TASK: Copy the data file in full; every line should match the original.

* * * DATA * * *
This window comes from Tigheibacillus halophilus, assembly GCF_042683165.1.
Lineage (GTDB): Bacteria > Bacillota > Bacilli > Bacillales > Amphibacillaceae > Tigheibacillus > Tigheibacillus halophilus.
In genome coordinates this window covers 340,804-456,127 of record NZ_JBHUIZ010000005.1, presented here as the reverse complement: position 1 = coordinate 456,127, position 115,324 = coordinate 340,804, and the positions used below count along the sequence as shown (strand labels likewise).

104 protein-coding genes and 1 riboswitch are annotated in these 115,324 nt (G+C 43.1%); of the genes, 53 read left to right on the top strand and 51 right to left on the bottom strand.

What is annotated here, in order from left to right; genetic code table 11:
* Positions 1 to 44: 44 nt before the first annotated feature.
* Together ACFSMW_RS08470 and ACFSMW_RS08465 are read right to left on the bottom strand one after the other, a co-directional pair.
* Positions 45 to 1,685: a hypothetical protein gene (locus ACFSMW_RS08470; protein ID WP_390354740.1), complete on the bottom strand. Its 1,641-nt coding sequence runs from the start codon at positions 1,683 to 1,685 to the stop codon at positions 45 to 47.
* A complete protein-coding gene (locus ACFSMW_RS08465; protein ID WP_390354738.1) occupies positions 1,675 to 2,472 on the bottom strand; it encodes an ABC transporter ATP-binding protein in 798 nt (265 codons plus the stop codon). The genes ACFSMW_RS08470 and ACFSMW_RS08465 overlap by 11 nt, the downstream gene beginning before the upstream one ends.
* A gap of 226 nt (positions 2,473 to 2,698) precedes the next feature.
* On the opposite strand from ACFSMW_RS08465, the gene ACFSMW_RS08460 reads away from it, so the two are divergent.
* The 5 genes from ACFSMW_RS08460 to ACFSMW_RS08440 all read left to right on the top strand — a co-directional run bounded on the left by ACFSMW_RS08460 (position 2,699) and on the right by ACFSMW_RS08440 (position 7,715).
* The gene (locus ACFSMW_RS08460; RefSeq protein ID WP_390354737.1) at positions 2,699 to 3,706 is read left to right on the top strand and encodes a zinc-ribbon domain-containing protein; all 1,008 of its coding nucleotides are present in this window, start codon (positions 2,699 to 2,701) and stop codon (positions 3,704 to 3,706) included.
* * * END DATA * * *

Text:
This window comes from Tigheibacillus halophilus, assembly GCF_042683165.1.
Lineage (GTDB): Bacteria > Bacillota > Bacilli > Bacillales > Amphibacillaceae > Tigheibacillus > Tigheibacillus halophilus.
In genome coordinates this window covers 340,804-456,127 of record NZ_JBHUIZ010000005.1, presented here as the reverse complement: position 1 = coordinate 456,127, position 115,324 = coordinate 340,804, and the positions used below count along the sequence as shown (strand labels likewise).

104 protein-coding genes and 1 riboswitch are annotated in these 115,324 nt (G+C 43.1%); of the genes, 53 read left to right on the top strand and 51 right to left on the bottom strand.

What is annotated here, in order from left to right; genetic code table 11:
* Positions 1 to 44: 44 nt before the first annotated feature.
* Together ACFSMW_RS08470 and ACFSMW_RS08465 are read right to left on the bottom strand one after the other, a co-directional pair.
* Positions 45 to 1,685: a hypothetical protein gene (locus ACFSMW_RS08470; protein ID WP_390354740.1), complete on the bottom strand. Its 1,641-nt coding sequence runs from the start codon at positions 1,683 to 1,685 to the stop codon at positions 45 to 47.
* A complete protein-coding gene (locus ACFSMW_RS08465; protein ID WP_390354738.1) occupies positions 1,675 to 2,472 on the bottom strand; it encodes an ABC transporter ATP-binding protein in 798 nt (265 codons plus the stop codon). The genes ACFSMW_RS08470 and ACFSMW_RS08465 overlap by 11 nt, the downstream gene beginning before the upstream one ends.
* A gap of 226 nt (positions 2,473 to 2,698) precedes the next feature.
* On the opposite strand from ACFSMW_RS08465, the gene ACFSMW_RS08460 reads away from it, so the two are divergent.
* The 5 genes from ACFSMW_RS08460 to ACFSMW_RS08440 all read left to right on the top strand — a co-directional run bounded on the left by ACFSMW_RS08460 (position 2,699) and on the right by ACFSMW_RS08440 (position 7,715).
* The gene (locus ACFSMW_RS08460; RefSeq protein ID WP_390354737.1) at positions 2,699 to 3,706 is read left to right on the top strand and encodes a zinc-ribbon domain-containing protein; all 1,008 of its coding nucleotides are present in this window, start codon (positions 2,699 to 2,701) and stop codon (positions 3,704 to 3,706) included.